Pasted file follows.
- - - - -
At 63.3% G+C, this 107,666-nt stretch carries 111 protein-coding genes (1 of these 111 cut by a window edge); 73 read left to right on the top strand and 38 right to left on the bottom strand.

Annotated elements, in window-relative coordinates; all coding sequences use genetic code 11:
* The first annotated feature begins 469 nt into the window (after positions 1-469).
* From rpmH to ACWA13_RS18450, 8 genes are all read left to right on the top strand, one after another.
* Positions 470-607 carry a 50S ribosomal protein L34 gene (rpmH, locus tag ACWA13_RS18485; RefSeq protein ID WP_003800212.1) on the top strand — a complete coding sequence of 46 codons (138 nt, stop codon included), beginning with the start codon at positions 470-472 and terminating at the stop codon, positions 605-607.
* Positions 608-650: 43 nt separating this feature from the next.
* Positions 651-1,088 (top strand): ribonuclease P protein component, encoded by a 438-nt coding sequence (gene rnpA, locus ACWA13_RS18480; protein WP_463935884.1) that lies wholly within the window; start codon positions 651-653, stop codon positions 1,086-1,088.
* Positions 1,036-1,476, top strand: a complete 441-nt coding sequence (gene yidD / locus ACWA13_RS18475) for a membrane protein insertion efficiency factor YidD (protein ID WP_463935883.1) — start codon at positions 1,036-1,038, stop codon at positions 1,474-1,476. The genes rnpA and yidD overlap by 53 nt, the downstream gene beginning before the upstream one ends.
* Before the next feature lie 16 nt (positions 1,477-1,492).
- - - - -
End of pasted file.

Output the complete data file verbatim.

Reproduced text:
At 63.3% G+C, this 107,666-nt stretch carries 111 protein-coding genes (1 of these 111 cut by a window edge); 73 read left to right on the top strand and 38 right to left on the bottom strand.

Annotated elements, in window-relative coordinates; all coding sequences use genetic code 11:
* The first annotated feature begins 469 nt into the window (after positions 1-469).
* From rpmH to ACWA13_RS18450, 8 genes are all read left to right on the top strand, one after another.
* Positions 470-607 carry a 50S ribosomal protein L34 gene (rpmH, locus tag ACWA13_RS18485; RefSeq protein ID WP_003800212.1) on the top strand — a complete coding sequence of 46 codons (138 nt, stop codon included), beginning with the start codon at positions 470-472 and terminating at the stop codon, positions 605-607.
* Positions 608-650: 43 nt separating this feature from the next.
* Positions 651-1,088 (top strand): ribonuclease P protein component, encoded by a 438-nt coding sequence (gene rnpA, locus ACWA13_RS18480; protein WP_463935884.1) that lies wholly within the window; start codon positions 651-653, stop codon positions 1,086-1,088.
* Positions 1,036-1,476, top strand: a complete 441-nt coding sequence (gene yidD / locus ACWA13_RS18475) for a membrane protein insertion efficiency factor YidD (protein ID WP_463935883.1) — start codon at positions 1,036-1,038, stop codon at positions 1,474-1,476. The genes rnpA and yidD overlap by 53 nt, the downstream gene beginning before the upstream one ends.
* Before the next feature lie 16 nt (positions 1,477-1,492).